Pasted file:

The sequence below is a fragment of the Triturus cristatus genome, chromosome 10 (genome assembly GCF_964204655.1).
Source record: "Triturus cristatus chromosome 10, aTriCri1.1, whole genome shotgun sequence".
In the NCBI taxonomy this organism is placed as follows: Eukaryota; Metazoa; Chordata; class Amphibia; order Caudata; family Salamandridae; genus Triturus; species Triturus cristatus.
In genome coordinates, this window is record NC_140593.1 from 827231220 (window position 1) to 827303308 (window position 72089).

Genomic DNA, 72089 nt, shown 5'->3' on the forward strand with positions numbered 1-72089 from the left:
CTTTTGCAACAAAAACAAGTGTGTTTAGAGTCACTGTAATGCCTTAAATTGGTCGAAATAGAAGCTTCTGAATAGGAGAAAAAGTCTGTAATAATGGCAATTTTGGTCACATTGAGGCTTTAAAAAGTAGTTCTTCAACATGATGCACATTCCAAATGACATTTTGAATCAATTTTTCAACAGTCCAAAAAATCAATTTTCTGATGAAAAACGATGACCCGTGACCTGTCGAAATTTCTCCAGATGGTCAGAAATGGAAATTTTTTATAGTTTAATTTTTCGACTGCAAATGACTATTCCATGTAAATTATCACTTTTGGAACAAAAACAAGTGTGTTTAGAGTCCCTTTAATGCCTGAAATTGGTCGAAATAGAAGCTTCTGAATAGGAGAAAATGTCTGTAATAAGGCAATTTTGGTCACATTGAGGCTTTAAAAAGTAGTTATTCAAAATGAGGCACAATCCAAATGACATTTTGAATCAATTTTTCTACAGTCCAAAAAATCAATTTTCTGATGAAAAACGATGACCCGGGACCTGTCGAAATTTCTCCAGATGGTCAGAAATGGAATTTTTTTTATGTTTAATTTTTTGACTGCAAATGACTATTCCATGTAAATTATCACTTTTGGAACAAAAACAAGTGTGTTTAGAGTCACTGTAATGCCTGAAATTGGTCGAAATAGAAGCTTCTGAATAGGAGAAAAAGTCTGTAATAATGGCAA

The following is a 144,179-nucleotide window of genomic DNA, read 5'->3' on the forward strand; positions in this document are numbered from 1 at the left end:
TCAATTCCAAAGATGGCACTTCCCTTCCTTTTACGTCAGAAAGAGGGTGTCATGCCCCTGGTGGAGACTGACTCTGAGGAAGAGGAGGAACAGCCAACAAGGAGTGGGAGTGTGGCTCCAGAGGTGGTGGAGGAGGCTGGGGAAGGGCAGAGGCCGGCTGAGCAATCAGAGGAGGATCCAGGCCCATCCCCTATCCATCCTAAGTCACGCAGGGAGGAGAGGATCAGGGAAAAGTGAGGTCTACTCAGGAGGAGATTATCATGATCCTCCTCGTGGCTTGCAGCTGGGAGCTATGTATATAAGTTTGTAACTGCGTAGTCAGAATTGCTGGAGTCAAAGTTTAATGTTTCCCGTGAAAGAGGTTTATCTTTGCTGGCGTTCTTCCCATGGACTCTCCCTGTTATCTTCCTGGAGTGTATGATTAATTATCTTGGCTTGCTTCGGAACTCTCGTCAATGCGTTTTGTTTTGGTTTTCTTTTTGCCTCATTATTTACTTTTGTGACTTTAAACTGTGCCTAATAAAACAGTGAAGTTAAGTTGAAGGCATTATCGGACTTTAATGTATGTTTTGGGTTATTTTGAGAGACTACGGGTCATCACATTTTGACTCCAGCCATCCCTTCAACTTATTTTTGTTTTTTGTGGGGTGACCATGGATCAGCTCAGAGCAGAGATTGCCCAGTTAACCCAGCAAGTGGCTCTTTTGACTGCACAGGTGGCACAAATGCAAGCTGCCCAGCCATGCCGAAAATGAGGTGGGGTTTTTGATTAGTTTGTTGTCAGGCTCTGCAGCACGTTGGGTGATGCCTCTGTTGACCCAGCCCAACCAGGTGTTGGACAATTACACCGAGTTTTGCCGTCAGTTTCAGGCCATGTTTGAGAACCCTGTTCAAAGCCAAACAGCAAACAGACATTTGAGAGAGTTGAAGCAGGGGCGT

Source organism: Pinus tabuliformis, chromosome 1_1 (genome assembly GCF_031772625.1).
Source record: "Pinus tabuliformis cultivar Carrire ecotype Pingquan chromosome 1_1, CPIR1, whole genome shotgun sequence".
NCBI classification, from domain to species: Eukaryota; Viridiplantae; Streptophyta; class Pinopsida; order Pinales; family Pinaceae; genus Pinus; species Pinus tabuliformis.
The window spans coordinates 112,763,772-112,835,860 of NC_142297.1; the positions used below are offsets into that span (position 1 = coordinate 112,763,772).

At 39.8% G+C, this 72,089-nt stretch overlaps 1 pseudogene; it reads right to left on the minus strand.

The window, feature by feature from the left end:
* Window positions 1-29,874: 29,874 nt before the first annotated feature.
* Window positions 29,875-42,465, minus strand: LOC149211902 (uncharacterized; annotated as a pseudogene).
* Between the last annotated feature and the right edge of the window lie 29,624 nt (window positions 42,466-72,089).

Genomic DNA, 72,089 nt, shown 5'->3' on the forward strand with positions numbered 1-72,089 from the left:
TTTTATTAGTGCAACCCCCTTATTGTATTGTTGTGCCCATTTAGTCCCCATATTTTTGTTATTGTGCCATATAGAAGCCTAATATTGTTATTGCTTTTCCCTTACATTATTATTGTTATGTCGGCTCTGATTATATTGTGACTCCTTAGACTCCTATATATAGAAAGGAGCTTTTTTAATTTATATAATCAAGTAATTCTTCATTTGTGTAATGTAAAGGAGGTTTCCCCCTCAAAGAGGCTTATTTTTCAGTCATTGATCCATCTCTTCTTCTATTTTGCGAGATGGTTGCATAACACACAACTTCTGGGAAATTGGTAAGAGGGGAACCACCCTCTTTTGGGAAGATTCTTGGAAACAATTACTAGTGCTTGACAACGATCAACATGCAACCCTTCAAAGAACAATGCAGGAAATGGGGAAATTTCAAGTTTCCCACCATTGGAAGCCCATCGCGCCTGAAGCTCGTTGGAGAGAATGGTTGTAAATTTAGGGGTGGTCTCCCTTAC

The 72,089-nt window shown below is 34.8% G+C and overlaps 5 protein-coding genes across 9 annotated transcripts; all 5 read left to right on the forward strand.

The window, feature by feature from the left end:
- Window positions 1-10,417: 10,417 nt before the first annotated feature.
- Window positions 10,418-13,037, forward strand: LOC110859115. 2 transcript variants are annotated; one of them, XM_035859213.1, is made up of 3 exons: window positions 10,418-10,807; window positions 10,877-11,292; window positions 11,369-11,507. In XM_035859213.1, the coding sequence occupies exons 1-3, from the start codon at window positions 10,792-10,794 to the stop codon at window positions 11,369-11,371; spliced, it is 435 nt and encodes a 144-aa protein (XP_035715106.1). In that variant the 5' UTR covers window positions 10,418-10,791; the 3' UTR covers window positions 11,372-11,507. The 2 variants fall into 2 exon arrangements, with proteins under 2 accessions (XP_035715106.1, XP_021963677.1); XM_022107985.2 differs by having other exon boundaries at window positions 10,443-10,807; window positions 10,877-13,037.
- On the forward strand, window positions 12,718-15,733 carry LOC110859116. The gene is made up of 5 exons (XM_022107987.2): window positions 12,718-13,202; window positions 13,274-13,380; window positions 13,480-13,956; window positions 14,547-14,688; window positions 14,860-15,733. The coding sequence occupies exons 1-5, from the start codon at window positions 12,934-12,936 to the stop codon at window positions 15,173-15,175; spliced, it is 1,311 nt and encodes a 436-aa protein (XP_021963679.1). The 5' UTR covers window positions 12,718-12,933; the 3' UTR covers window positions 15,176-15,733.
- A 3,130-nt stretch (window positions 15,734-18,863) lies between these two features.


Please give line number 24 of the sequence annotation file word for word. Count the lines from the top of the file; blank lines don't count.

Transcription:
- On the forward strand, window positions 12,718-15,733 carry LOC110859116. The gene is made up of 5 exons (XM_022107987.2): window positions 12,718-13,202; window positions 13,274-13,380; window positions 13,480-13,956; window positions 14,547-14,688; window positions 14,860-15,733. The coding sequence occupies exons 1-5, from the start codon at window positions 12,934-12,936 to the stop codon at window positions 15,173-15,175; spliced, it is 1,311 nt and encodes a 436-aa protein (XP_021963679.1). The 5' UTR covers window positions 12,718-12,933; the 3' UTR covers window positions 15,176-15,733.